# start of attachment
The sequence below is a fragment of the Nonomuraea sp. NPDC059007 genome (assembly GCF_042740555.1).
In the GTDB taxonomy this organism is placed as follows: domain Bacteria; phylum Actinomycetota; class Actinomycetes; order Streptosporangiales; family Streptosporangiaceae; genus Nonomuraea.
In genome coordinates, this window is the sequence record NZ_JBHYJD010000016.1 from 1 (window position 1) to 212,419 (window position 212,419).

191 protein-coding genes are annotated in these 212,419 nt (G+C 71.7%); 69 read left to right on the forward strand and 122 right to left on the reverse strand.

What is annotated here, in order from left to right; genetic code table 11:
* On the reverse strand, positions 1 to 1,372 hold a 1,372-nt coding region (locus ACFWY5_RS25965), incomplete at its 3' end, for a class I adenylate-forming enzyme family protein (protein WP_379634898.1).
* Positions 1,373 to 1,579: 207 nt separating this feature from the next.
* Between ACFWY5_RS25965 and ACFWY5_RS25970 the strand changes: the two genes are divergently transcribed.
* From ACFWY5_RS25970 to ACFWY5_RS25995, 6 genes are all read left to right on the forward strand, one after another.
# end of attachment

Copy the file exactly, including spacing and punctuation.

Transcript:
The sequence below is a fragment of the Nonomuraea sp. NPDC059007 genome (assembly GCF_042740555.1).
In the GTDB taxonomy this organism is placed as follows: domain Bacteria; phylum Actinomycetota; class Actinomycetes; order Streptosporangiales; family Streptosporangiaceae; genus Nonomuraea.
In genome coordinates, this window is the sequence record NZ_JBHYJD010000016.1 from 1 (window position 1) to 212,419 (window position 212,419).

191 protein-coding genes are annotated in these 212,419 nt (G+C 71.7%); 69 read left to right on the forward strand and 122 right to left on the reverse strand.

What is annotated here, in order from left to right; genetic code table 11:
* On the reverse strand, positions 1 to 1,372 hold a 1,372-nt coding region (locus ACFWY5_RS25965), incomplete at its 3' end, for a class I adenylate-forming enzyme family protein (protein WP_379634898.1).
* Positions 1,373 to 1,579: 207 nt separating this feature from the next.
* Between ACFWY5_RS25965 and ACFWY5_RS25970 the strand changes: the two genes are divergently transcribed.
* From ACFWY5_RS25970 to ACFWY5_RS25995, 6 genes are all read left to right on the forward strand, one after another.